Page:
It is a new story for Fort l'Écluse, rebuilt on itself, and a second life for the stones. A strong emotional bond links the inhabitants of the Pays de Gex to their fort. This living territory, destroyed, rebuilt and enlarged, has often changed its use.
Built in the seventeenth century the fort and its site are much alive. Their uses oscillated according to the periods of war and peace, between landscape asset and military gem and resulted in the successive historical layers of this imposing construction made with the Jura Mountains. Atelierpng questions the nature of works and their dating, seizes it in order to integrate as well as possible in the successive historical layers of this imposing construction, which is the rock of the Jura. Historically housed on a hillside, to better see the adversary's arrival, the fort today shows an exceptional landscape: the banks of the Rhone, the massifs of the Ain and those of Haute-Savoie. The revaluation ("revalorization") of the fort tells the military history of the place, its architecture and its materials, its singular position anchored in the massif.
Historically housed on a hillside, to better see the opponent coming, the fort today shows an exceptional landscape. The revaluation of the fort tells the military history of the place, of its architecture and materials, of its singular position anchored in the massif. The first intervention is the requalification of the reception areas, on the ground floor of one of the casemates. Without disrupting the rigour of the skilfully cut stone that makes up the identity of the fort, the architects chose to install metal elements that are integrated into the vaults and resist the particularly difficult climatic conditions. The new vertical circulation of the fort can be seen from the entrance to the Porte de France for the trained eye, while it is clearly visible from the inner courtyard. The operation boasts an unvarnished geometry, in resonance with the rigour of the fort l'Écluse, cut to withstand the harshest of winters. The loopholes negotiated between the gabions frame views towards the landscape and military environment.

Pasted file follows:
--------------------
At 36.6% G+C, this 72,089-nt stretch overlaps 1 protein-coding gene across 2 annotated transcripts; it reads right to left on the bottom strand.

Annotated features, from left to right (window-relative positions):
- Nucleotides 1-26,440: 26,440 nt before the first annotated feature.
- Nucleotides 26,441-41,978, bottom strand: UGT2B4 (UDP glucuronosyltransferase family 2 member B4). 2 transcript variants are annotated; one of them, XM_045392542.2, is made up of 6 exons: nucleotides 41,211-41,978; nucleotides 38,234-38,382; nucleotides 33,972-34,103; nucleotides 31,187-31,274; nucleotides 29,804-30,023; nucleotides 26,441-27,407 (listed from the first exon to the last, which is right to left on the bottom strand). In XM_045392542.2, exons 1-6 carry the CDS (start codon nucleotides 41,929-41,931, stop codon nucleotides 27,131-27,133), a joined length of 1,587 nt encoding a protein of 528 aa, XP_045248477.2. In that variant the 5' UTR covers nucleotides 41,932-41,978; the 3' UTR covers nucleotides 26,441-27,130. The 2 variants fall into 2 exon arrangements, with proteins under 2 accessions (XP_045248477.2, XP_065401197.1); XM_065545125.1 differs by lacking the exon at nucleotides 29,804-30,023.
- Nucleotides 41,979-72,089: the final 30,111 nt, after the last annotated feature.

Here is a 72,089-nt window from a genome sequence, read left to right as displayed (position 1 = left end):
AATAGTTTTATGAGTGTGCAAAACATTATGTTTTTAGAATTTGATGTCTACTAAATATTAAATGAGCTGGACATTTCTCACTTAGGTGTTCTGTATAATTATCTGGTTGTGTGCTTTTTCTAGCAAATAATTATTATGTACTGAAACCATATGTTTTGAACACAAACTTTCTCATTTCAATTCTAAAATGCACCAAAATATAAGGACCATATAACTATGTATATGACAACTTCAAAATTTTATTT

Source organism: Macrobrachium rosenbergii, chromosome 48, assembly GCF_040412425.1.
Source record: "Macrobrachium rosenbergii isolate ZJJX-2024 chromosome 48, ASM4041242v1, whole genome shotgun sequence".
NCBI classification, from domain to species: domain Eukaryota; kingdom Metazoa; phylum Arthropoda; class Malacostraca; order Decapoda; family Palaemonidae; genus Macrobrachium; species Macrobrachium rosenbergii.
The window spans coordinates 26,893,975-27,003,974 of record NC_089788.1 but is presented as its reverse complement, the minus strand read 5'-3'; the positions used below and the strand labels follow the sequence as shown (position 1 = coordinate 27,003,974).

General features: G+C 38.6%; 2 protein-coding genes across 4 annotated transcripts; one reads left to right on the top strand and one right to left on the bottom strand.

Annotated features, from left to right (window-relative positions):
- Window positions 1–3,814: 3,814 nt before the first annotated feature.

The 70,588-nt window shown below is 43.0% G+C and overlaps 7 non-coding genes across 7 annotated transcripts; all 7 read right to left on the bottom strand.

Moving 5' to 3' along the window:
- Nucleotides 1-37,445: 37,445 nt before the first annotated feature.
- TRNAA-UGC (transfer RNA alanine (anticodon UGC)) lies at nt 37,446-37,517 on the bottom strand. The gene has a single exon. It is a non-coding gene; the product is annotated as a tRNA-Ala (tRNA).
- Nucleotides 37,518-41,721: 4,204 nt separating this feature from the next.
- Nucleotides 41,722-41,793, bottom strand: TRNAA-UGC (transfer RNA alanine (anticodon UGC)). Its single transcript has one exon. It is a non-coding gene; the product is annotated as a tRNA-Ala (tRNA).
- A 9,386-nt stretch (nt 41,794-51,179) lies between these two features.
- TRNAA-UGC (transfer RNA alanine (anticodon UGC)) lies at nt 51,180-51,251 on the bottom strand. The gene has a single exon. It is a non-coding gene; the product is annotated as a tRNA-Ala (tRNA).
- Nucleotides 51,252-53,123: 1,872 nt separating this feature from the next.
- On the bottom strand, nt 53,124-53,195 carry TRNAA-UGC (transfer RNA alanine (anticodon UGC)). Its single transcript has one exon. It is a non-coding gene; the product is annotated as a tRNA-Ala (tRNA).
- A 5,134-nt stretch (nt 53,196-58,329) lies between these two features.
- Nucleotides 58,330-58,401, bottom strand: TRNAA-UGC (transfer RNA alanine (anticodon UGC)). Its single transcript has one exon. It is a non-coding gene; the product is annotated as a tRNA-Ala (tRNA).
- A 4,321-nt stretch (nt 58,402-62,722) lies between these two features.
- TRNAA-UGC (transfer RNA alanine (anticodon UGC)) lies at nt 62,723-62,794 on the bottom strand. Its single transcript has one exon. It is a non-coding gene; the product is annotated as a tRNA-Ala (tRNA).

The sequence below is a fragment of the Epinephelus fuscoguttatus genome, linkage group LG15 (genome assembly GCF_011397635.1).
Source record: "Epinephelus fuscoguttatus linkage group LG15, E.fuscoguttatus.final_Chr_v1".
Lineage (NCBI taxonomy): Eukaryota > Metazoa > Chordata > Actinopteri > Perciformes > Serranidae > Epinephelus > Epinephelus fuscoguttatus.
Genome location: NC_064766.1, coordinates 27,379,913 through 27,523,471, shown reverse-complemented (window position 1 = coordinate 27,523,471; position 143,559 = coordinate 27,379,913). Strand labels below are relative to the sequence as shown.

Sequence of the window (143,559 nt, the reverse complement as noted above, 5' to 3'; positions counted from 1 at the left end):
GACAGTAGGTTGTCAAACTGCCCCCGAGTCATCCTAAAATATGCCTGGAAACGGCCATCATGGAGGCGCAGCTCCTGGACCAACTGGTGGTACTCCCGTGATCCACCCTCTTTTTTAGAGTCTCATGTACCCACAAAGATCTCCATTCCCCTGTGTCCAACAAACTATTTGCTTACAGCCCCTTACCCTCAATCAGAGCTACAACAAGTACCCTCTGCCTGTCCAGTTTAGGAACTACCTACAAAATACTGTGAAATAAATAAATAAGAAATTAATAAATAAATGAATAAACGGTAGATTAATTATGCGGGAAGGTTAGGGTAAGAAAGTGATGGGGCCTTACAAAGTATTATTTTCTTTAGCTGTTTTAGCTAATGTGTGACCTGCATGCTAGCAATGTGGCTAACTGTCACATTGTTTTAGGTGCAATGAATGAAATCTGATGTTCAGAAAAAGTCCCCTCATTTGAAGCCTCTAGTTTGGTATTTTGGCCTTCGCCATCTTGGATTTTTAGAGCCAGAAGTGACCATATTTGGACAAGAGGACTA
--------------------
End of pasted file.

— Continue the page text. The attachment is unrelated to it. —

The most visible intervention, the vertical circulation is carried out in gabion chosen for its unfailing material link with Fort l'Écluse, patiently built on the rock of the Jura. The galvanisedsteel cages were filled exclusively with the products of the demolitions linked to the intervention, in a virtuous logic of recycling. The delicate conditions of the site, in the heart of a high perched fort, led to the use of prefabrication and the notion of a dry site. The cuts and removals necessary for the installation of the structure were carried out in a logic of parsimony and economy of means. The stones resulting from the cuttings were sorted and crushed in order to obtain the raw material for the project. Two thin walls of gabions were erected and filled in place with these demolition products. Snapshots of the construction site. The same principle of prefabrication and "dry" assembly was proposed for the floors: galvanised metal frames were filled with flooring.